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Worklaw subscribers receive a monthly newsletter containing commentary on the latest labour law cases and trends. This newsletter contains an article which asks 'Is Compulsory Interest Arbitration a Good Idea?' following recent discussion about introducing compulsory wage arbitration at some stage during a protracted strike, as an alternative to strike action. We also look at three new cases: The first looks at whether an employer has an obligation to 'bump' in a LIFO retrenchment process. The second takes another look at the relevant factors in deciding if a business has been transferred as a going concern. The third case looks at an employee's obligation to establish that there has been a dismissal


Does bumping form part of LIFO?

'Bumping' is the process during a retrenchment exercise where longer serving employees are moved to take up positions of employees with less service and who were not necessarily targeted for retrenchment. In other words, the longer serving employee 'bumps' a more recently employed employee. To make it more complicated, bumping can involve horizontal and vertical displacement. Horizontal bumping is into a position of similar status, conditions of service and pay. Vertical bumping is into a job with lesser status, conditions of service and pay.

Where large scale bumping (sometimes referred to as "domino bumping") necessitates vast dislocation, inconvenience and disruption, cases have held that consultation should be directed to achieving fairness to employees while minimising the disruption to the employer. But all this is easier said than done!

In the recent case of Mtshali v Bell Equipment (DA16/12) [2014] ZALAC 37 (22 July 2014), following a process of formal facilitation by the CCMA, an agreement was reached between the employer and several unions to retrench certain employees, and the agreed selection criteria were formulated as follows:

'The parties agree that where positions are not critical to the operations of the Group in the short to medium term, the following criteria will be used:

  1. The geographical location of the position;
  2. Qualification, competency and experience;
  3. Last-In-First-Out (LIFO).'

What led to the dispute was that an employee who did not dispute the fairness of the retrenchment process did however dispute the application of those criteria to him personally. The employer had decided not to consider applying bumping at all or across the lines of production. No cogent evidence was presented to show that the employees that were retained were better skilled, qualified or capable than he was. The Labour Court found that the employee's dismissal was substantively fair. The LAC took a completely different approach and declared the dismissal to be substantively unfair and ordered his reinstatement.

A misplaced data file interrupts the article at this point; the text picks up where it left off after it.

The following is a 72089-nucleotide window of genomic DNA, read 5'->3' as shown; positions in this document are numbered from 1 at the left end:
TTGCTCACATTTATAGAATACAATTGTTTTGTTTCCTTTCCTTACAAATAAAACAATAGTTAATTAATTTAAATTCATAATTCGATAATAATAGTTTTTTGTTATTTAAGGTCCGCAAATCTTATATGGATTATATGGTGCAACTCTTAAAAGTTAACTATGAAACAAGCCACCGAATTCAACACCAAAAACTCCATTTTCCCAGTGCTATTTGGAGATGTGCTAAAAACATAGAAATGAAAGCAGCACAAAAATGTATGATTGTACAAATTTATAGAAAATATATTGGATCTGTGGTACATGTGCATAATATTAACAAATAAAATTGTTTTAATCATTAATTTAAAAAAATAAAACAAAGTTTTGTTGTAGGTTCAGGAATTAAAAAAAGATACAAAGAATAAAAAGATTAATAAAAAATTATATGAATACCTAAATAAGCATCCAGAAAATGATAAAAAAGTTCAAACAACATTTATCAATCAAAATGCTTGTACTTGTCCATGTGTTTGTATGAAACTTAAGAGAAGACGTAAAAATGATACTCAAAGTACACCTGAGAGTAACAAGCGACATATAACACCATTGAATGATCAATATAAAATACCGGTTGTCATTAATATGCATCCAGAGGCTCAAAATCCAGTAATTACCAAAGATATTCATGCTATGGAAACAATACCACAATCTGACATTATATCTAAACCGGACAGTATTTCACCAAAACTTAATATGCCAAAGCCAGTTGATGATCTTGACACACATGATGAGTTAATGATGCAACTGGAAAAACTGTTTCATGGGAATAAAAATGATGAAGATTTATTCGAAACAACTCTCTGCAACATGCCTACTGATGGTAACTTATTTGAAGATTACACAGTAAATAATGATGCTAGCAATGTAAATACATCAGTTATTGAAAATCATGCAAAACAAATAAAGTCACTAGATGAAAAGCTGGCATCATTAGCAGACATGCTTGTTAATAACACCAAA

The LAC pointed to the agreed selection criteria for employees to be retrenched - where the positions were not critical to the operations of the Group in the short to medium term, the criteria to be used were the geographical location of the position, qualification, competency and experience and LIFO. It meant that the employer bore the onus to prove on a balance of probabilities that it applied the selection criteria as agreed and that its application was done fairly.

The employee identified other employees who according to him should have been retrenched if LIFO together with "bumping" was applied. The employer simply decided not to consider applying bumping at all or across the lines of production. The LAC held this to be unfair.

We think this case is important as it represents a different approach to bumping than adopted in earlier cases. Earlier cases considered that the pre-retrenchment consultation process was a mutual responsibility, and generally did not penalise an employer if it did not apply bumping where the union had not raised by the union

The LAC was clear: bumping forms part of LIFO as a method for selection of employees to be retrenched. It is therefore the employer's responsibility to consult on its application and to determine whether its application will be appropriate in the circumstances of each case. It is not for an employer to decide unilaterally that it will not be appropriate to apply bumping, especially where it was not specifically prohibited in the collective agreement. Put simply, this case requires employers to routinely consider and consult on bumping as part of a LIFO retrenchment.

Substance and not form: deciding whether a business has been transferred as a going concern.

The business was a manufacturer of a wide range of glass products. These glass products are stored on site in warehouses to await dispatch to customers. The company (Nampak Glass) entered into a contract with another company (Unitrans) which conducts the business of providing supply chain solutions for clients. This business is, in effect, the management of the "end to end" movement of goods. The contract between the two companies arose because Nampak Glass changed its method of business by outsourcing the warehousing service. This warehousing agreement terminated by the effuxion of time on 31 January 2014.

With the termination of the agreement between Nampak Glass and Unitrans, Nampak Glass entered into a relationship with TMS Group Industrial Services, which commenced providing services to Nampak Glass on 1 February 2014. These services also related to warehousing and distribution.